Pin Me

GI Bill Benefits 101: Did You Know Dependents Can Use Benefits?

written by: Kristie Lorette•edited by: Ronda Bowen•updated: 5/17/2011

If you've served in the military, you may have GI benefits available to you. If you are wondering when a dependent can use your GI bill benefits, you can now find the answer. There are specific times when your benefits are passed on or can be used by one or more of your dependents.

  • slide 1 of 6

    Education GI Bill benefits can benefit miltary dependents. Educational benefits are available to surviving dependents of certain veterans or military service members. If someone has GI Bill education benefits, only a child or a spouse can receive and use these benefits. Even when the dependent is a spouse or a child, there are specific criteria that must be met before the transfer can take place. In addition, a post-9/11 law has changed how the transfer of these benefits occurs.

  • slide 2 of 6

    Primary Criteria

    First, the military service member themselves must qualify for GI Bill benefits before these educational benefits can be transferred to qualifying dependents. Second, for the benefits to be transferable, the person must be a dependent of:

    • A veteran that died or is permanently disabled from a cause directly related to active duty service
    • A service member that is missing in action (MIA)
    • A service member that is detained or interned in the line of duty (POW)
    • A hospitalized service member or one receiving outpatient treatment for a disability related to active duty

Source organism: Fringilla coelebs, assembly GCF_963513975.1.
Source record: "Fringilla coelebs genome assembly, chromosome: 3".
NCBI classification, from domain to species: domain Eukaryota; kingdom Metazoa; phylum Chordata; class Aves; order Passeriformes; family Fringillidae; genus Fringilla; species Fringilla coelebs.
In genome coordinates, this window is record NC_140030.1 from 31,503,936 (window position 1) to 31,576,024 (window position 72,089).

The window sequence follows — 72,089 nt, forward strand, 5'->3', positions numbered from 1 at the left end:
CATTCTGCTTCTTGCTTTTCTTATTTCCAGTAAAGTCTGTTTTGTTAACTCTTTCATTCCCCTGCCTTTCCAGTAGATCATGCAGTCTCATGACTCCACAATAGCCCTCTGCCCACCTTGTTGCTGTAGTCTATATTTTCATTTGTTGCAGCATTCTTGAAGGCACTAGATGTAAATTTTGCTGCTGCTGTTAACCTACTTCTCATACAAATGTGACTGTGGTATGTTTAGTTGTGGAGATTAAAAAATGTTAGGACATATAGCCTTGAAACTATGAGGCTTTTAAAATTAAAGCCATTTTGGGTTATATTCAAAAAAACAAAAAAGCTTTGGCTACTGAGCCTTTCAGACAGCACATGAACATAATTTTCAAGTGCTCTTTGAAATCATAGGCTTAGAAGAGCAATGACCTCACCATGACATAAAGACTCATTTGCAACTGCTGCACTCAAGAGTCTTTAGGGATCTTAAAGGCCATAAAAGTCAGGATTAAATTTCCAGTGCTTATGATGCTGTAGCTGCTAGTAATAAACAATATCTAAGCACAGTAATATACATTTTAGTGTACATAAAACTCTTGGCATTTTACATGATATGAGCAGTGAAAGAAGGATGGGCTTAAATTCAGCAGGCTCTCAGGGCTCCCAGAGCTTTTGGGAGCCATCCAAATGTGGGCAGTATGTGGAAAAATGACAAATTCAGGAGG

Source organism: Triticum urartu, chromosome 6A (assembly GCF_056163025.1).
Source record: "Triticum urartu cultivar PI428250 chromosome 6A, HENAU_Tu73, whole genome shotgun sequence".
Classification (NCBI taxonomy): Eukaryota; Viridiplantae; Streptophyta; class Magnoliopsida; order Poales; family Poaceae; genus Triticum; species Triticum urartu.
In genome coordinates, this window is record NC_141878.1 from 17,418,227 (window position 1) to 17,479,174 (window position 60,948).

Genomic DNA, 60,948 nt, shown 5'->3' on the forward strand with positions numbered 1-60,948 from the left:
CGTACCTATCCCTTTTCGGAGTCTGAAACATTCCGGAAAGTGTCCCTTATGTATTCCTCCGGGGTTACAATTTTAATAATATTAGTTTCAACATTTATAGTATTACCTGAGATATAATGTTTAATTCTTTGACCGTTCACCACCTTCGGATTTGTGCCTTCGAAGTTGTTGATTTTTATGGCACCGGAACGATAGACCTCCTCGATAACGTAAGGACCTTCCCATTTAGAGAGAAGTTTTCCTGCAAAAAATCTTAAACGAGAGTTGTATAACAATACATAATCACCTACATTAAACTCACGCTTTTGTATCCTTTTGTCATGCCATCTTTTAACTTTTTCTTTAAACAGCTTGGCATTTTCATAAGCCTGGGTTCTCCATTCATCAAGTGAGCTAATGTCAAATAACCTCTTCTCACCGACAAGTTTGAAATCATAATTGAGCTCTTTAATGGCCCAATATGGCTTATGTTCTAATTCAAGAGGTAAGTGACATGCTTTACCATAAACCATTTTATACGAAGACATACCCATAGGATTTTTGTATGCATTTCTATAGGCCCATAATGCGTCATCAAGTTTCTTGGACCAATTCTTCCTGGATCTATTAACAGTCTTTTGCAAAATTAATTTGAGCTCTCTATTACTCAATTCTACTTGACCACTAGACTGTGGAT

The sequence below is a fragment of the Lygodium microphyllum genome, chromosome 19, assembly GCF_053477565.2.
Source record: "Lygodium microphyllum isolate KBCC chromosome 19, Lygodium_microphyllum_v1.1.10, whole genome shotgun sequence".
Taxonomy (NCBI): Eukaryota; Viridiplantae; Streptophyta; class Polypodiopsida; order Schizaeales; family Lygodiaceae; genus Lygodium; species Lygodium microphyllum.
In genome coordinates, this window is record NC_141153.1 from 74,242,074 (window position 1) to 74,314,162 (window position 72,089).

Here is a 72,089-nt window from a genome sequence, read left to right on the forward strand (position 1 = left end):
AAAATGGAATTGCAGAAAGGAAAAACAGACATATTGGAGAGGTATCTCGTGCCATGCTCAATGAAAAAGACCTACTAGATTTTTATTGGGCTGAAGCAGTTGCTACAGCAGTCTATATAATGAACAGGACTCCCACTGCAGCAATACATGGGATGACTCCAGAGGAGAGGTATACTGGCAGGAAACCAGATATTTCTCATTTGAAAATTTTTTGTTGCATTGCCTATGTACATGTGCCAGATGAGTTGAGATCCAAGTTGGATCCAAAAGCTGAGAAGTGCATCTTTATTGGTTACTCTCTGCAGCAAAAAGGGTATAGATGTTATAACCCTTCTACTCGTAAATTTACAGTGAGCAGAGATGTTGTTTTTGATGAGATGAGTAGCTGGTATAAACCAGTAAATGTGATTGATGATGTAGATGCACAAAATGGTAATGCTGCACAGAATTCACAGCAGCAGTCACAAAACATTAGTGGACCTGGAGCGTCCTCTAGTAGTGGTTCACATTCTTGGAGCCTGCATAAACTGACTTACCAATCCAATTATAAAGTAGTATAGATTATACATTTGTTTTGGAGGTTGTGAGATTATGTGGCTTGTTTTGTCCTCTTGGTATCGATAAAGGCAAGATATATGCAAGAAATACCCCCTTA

• slide 3 of 6

    Post-9/11 Law

    A supplement was signed into law by President Bush after the attacks on 9/11. Since the war broke out in the Middle East after 9/11, the supplement made it possible for dependents of active duty service members killed in action to receive GI Bill benefits.

  • slide 4 of 6

    Other Qualification Criteria

    After the dependent meets the primary qualifications, there are also secondary conditions that must be met for them to use the GI Bill benefits. First, the dependent must be between the ages of 18 and 26, if it is a child of a service member.

    A military spouse, however, has up to a period of 10 years from the date of eligibility or from the death of the veteran to use the benefits. If the veteran is permanently and totally disabled, eligibility for the spouse begins three years after the discharge from the military. The spouse then has up to 20 years from this point to use the GI Bill benefits. Spouses of military personnel killed on active duty also have 20 years from the date of death of the service member to receive and use the GI Bill education benefits.

    Can my dependent use my GI Bill benefit? If you can answer yes to at least one of the primary criteria, then yes. The dependent also has to meet the rest of the criteria to receive approval for using the benefits.

  • slide 5 of 6

    How to Apply

    The United States Department of Veteran Affairs is the main point of contact for anything related to the veteran benefits or GI Bill benefits. If you have any questions on qualifying or want an application to apply for the benefits, contact the Department of Veteran Affairs. The application you need to complete is VA Form 22-5490, Application for Survivors' and Dependents' Educational Assistance. Complete it and send it to the VA regional office for the state where the school or educational institution is located.

  • slide 6 of 6


    Photo by Earl53 at